The corporation went cashless on July 1, requiring commuters to use SPTC bus cards to travel onboard its buses. (Seychelles Nation)
(Seychelles News Agency) – The Seychelles Public Transport Corporation (SPTC) is satisfied with how the transition to cashless travel has been going so far, said a top official on Thursday.
The corporation went cashless on July 1, requiring commuters to use SPTC bus cards to travel onboard its buses.
“I can say that we are very satisfied with the outcome of the project, where it has allowed commuters to better budget their travels,” said Jeffy Zialor, the acting chief executive of SPTC.
He said going cashless has also made life easier for their drivers as they do not have to deal with monetary transactions. It has also eliminated the need for drivers to carry large sums of cash, which they needed to hand over every day.
Before going cashless, a bus ticket was SCR12 ($0.88) and with the switch, the cost of using an SPTC card is SCR10 ($0.73), which is one of the benefits.
Zialor explained that there have been some issues that are usually the case when introducing new technologies and has urged the public to better plan their travels.
“We have had issues with people getting on the bus and seeing that the card is empty, so I want to urge our commuters to ensure they always have some balance available on their cards,” added Zialor.
As part of the programme, various shops around the country are now able to recharge bus cards. There are 70 outlets now offering the service.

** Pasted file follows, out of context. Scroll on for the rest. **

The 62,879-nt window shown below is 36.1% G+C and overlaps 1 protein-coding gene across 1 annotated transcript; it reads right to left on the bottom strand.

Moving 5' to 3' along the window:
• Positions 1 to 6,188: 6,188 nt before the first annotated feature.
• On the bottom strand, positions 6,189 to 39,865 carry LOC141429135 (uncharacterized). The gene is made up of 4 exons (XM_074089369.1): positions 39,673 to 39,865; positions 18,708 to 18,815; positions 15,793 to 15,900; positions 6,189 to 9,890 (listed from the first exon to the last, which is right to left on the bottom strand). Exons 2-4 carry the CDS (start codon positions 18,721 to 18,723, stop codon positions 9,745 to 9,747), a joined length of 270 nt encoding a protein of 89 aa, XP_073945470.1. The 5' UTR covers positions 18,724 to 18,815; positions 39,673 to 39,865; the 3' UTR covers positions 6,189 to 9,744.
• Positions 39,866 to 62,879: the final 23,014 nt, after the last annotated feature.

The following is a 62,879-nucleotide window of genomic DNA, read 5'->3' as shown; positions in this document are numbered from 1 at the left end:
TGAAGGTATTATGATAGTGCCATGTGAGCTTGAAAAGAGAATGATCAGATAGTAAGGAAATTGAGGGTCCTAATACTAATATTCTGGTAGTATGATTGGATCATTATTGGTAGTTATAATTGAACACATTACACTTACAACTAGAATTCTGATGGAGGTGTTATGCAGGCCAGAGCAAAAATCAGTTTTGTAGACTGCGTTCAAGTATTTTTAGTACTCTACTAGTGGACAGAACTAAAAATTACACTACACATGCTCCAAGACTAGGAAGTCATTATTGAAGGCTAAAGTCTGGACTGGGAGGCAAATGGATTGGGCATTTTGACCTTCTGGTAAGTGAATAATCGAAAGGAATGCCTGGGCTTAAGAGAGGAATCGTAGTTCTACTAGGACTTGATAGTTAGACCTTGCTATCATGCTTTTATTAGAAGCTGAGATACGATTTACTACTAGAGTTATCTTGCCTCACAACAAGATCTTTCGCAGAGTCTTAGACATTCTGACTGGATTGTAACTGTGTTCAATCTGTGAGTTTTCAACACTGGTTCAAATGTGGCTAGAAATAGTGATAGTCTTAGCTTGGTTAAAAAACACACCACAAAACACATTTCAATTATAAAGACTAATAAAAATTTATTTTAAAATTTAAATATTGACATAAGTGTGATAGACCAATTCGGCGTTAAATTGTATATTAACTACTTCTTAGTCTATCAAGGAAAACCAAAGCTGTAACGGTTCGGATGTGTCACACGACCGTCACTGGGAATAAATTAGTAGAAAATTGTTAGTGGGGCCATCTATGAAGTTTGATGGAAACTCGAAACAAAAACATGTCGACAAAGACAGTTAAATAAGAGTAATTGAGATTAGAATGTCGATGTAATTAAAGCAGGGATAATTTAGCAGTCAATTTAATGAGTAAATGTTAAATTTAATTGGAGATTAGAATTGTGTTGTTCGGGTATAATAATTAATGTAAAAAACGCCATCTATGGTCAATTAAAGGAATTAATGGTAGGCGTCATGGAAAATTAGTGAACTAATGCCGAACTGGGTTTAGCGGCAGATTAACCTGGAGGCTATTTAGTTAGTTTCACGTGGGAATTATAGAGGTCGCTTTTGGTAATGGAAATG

The general manager for corporate affairs, Alex Etienne, explained that there have been some issues with regard to the reloading of cards at these outlets as some areas do not have shops with the service.
“To reduce the concerns where commuters cannot find an outlet to recharge their cards in urgent situations, we are asking the public to try and not only add small amounts to their cards but to reload with a monthly amount instead,” said Etienne, who added that SPTC has tried to cover as many areas as possible with the reloading services.
Meanwhile, there have been concerns where people have reported shopkeepers telling them that there was no cash in the system to reload the cards.
Etienne explained that the machines are recharged remotely by SPTC and it is up to the shopkeepers to ensure payment to SPTC so that the system can be refilled, which can reload the card for the public.
With regards to tourists, SPTC has explained that they have partnered with the Seychelles Electronic Border System so that when a tourist enters Seychelles, they can request for a bus card, that they can collect at the airport to use during their stay.
SPTC says that they will be looking to further enhance this service in the future. Some of the plans include allowing people to pay for their trip directly through their debit cards, opening self-service 24/7 reloading kiosks and introducing QR codes to allow for payment via smartphones.